The Honorable Woman was a critical favorite of 2014. The eight-part Sundance series operates on two levels: as a high-stakes, geopolitical chess match and as an intimate look at the messy personal lives of the people playing it. Maggie Gyllenhaal has been nominated for a Golden Globe for her performance as Nessa Stein. Netflix recently began streaming the series.

Gyllenhaal says that Middle East conflicts are so sensitive that she had some reservations about playing the role. "So many people don't know very much about this area of the world," she says. "It's really complicated and it goes back so far."

Hugo Blick, who wrote and directed The Honorable Woman, has been curious about Middle East history ever since 1982, when Shlomo Argov, the Israeli ambassador to Britain, was shot in front of a London hotel. Blick was a teenager at the time. "Suddenly I felt that the world that seemed so distant was there on our sidewalks, on our streets," Blick says. "His blood spilled there by those assailants from a very distant place — and here it was affecting us."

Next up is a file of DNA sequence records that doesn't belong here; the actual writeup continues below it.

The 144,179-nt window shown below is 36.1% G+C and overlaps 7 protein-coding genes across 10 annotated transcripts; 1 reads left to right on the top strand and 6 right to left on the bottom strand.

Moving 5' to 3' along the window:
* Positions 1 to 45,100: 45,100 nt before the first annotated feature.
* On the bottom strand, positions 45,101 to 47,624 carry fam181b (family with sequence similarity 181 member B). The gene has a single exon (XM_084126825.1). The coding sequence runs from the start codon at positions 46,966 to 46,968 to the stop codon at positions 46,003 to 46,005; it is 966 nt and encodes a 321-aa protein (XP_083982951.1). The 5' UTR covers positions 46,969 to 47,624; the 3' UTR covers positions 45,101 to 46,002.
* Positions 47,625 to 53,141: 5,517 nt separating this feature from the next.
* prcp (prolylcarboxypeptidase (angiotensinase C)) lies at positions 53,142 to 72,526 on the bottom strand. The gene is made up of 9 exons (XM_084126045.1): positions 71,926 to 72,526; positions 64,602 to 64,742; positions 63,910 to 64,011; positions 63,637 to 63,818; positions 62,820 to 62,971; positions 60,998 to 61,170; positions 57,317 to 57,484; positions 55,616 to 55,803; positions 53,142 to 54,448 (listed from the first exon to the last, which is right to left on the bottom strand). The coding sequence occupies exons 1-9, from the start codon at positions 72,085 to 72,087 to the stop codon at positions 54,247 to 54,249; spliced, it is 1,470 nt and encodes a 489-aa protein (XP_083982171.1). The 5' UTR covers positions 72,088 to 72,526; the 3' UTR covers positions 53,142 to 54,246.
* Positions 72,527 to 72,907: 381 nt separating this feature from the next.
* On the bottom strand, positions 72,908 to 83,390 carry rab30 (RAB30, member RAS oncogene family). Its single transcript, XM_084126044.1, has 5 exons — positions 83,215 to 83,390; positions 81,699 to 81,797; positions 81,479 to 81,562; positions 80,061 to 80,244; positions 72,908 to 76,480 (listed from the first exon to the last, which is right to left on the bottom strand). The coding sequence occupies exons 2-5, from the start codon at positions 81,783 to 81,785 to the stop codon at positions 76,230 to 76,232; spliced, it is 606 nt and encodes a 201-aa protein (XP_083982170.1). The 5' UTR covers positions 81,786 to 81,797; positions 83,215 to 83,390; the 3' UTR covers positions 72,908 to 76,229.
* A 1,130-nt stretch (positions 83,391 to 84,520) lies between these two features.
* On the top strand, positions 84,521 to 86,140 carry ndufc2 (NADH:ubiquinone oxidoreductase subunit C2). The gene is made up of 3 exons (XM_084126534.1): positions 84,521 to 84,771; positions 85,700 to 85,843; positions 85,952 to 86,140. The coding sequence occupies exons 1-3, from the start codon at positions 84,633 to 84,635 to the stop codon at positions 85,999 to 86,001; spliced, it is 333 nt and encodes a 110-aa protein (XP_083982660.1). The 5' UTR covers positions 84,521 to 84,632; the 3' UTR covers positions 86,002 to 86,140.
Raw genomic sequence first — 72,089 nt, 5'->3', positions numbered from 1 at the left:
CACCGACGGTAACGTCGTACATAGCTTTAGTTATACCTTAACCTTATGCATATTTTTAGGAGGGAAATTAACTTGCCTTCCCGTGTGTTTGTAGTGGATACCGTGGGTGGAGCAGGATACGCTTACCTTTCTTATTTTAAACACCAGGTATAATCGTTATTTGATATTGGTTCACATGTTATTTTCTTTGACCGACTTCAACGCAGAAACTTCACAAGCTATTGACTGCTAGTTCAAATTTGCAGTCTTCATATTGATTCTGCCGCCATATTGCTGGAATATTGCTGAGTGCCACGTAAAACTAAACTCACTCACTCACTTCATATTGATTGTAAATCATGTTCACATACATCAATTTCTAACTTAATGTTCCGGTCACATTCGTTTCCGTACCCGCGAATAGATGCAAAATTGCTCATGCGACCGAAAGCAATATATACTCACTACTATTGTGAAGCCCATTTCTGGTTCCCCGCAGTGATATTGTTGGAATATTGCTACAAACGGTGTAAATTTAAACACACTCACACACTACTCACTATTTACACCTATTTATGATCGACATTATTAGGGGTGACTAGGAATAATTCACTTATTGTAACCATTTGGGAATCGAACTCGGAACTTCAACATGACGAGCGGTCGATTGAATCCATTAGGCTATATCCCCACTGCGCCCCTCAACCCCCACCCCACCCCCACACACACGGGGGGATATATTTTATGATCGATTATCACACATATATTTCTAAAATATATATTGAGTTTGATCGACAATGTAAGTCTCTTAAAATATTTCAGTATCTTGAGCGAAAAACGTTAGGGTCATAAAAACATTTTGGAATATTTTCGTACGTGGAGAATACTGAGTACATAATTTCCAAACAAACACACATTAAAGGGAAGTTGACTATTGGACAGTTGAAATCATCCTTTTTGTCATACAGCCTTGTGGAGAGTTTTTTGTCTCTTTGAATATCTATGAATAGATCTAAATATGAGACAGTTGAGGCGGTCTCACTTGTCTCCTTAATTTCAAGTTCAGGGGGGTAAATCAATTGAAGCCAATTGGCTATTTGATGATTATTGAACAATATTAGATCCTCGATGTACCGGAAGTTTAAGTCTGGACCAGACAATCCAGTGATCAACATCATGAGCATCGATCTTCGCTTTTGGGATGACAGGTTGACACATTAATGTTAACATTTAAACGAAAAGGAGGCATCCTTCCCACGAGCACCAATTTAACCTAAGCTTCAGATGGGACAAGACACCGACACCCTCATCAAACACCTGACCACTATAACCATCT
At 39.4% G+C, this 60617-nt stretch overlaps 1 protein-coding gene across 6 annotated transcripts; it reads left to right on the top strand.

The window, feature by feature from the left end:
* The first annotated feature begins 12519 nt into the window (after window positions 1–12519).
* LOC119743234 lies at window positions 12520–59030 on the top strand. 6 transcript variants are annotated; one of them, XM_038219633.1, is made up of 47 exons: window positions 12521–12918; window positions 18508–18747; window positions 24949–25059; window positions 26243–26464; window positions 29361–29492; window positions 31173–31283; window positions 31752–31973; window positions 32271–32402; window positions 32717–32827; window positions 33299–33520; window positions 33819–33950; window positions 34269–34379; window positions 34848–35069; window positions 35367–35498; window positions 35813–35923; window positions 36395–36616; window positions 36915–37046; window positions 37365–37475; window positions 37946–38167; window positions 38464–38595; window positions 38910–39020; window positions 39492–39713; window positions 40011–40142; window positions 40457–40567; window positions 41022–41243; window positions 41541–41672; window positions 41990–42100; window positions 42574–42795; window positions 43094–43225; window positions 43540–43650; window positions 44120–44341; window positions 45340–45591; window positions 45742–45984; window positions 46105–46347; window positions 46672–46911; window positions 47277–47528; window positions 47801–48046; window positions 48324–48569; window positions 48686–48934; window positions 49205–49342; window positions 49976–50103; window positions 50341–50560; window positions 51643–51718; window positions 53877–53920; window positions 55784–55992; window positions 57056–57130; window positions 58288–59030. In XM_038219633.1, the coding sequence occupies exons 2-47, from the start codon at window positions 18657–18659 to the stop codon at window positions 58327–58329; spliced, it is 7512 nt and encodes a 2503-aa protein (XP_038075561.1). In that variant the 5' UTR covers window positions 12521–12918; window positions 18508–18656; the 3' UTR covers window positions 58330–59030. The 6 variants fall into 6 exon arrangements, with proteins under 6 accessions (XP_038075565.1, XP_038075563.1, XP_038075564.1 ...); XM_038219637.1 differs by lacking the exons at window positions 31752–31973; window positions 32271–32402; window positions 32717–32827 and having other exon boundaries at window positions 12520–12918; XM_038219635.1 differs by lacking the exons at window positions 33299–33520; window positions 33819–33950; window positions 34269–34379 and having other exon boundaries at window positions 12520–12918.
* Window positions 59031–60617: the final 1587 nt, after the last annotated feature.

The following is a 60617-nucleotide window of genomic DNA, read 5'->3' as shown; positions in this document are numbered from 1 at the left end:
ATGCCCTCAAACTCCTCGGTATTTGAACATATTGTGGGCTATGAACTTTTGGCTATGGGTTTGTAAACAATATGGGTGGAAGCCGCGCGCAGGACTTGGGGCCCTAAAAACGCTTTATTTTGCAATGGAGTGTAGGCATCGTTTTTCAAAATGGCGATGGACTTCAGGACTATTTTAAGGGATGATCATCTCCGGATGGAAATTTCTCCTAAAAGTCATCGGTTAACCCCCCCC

Since then, Blick has traveled to Israel many times. He says he's always struck by Jerusalem, a dense city segmented by religions. "It's like the kernel of our international identities being struggled over in this very small and compressed space," he says. Blick thought: What if he created a single character who embodied those struggles? The result was Nessa Stein.

She's "a woman who was at odds with herself," Blick explains. She's "engaged in the Israeli-Palestinian irreconciliation, their irreconcilable differences, attempts to make some progress towards reconciliation, and yet, in herself, is unreconciled to her own past and to her own personality."